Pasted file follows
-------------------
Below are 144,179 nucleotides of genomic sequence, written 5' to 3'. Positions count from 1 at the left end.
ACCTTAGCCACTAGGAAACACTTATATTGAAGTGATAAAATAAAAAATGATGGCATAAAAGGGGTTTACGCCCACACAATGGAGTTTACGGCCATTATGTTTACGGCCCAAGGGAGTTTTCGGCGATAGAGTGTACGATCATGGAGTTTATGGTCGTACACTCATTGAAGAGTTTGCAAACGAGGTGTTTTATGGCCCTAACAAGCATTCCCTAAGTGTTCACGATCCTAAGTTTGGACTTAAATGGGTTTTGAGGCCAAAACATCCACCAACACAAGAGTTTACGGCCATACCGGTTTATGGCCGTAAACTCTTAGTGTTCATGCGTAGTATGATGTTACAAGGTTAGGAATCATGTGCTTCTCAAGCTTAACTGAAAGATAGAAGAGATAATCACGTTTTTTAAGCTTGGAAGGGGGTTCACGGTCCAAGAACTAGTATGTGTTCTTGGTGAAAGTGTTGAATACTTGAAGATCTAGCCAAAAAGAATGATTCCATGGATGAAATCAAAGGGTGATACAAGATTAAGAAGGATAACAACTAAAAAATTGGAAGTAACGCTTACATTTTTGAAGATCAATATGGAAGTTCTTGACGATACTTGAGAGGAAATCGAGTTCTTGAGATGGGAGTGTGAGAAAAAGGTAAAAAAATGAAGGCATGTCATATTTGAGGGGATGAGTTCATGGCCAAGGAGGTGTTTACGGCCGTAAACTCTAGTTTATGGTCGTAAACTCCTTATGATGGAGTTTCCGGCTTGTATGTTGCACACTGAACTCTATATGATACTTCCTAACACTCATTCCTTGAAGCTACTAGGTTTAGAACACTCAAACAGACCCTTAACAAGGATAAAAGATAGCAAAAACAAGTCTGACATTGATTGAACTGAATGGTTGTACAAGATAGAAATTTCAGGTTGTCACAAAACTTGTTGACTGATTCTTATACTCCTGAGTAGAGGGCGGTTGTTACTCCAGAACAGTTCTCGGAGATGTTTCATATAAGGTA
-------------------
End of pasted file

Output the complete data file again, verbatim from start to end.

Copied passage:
Below are 144,179 nucleotides of genomic sequence, written 5' to 3'. Positions count from 1 at the left end.
ACCTTAGCCACTAGGAAACACTTATATTGAAGTGATAAAATAAAAAATGATGGCATAAAAGGGGTTTACGCCCACACAATGGAGTTTACGGCCATTATGTTTACGGCCCAAGGGAGTTTTCGGCGATAGAGTGTACGATCATGGAGTTTATGGTCGTACACTCATTGAAGAGTTTGCAAACGAGGTGTTTTATGGCCCTAACAAGCATTCCCTAAGTGTTCACGATCCTAAGTTTGGACTTAAATGGGTTTTGAGGCCAAAACATCCACCAACACAAGAGTTTACGGCCATACCGGTTTATGGCCGTAAACTCTTAGTGTTCATGCGTAGTATGATGTTACAAGGTTAGGAATCATGTGCTTCTCAAGCTTAACTGAAAGATAGAAGAGATAATCACGTTTTTTAAGCTTGGAAGGGGGTTCACGGTCCAAGAACTAGTATGTGTTCTTGGTGAAAGTGTTGAATACTTGAAGATCTAGCCAAAAAGAATGATTCCATGGATGAAATCAAAGGGTGATACAAGATTAAGAAGGATAACAACTAAAAAATTGGAAGTAACGCTTACATTTTTGAAGATCAATATGGAAGTTCTTGACGATACTTGAGAGGAAATCGAGTTCTTGAGATGGGAGTGTGAGAAAAAGGTAAAAAAATGAAGGCATGTCATATTTGAGGGGATGAGTTCATGGCCAAGGAGGTGTTTACGGCCGTAAACTCTAGTTTATGGTCGTAAACTCCTTATGATGGAGTTTCCGGCTTGTATGTTGCACACTGAACTCTATATGATACTTCCTAACACTCATTCCTTGAAGCTACTAGGTTTAGAACACTCAAACAGACCCTTAACAAGGATAAAAGATAGCAAAAACAAGTCTGACATTGATTGAACTGAATGGTTGTACAAGATAGAAATTTCAGGTTGTCACAAAACTTGTTGACTGATTCTTATACTCCTGAGTAGAGGGCGGTTGTTACTCCAGAACAGTTCTCGGAGATGTTTCATATAAGGTA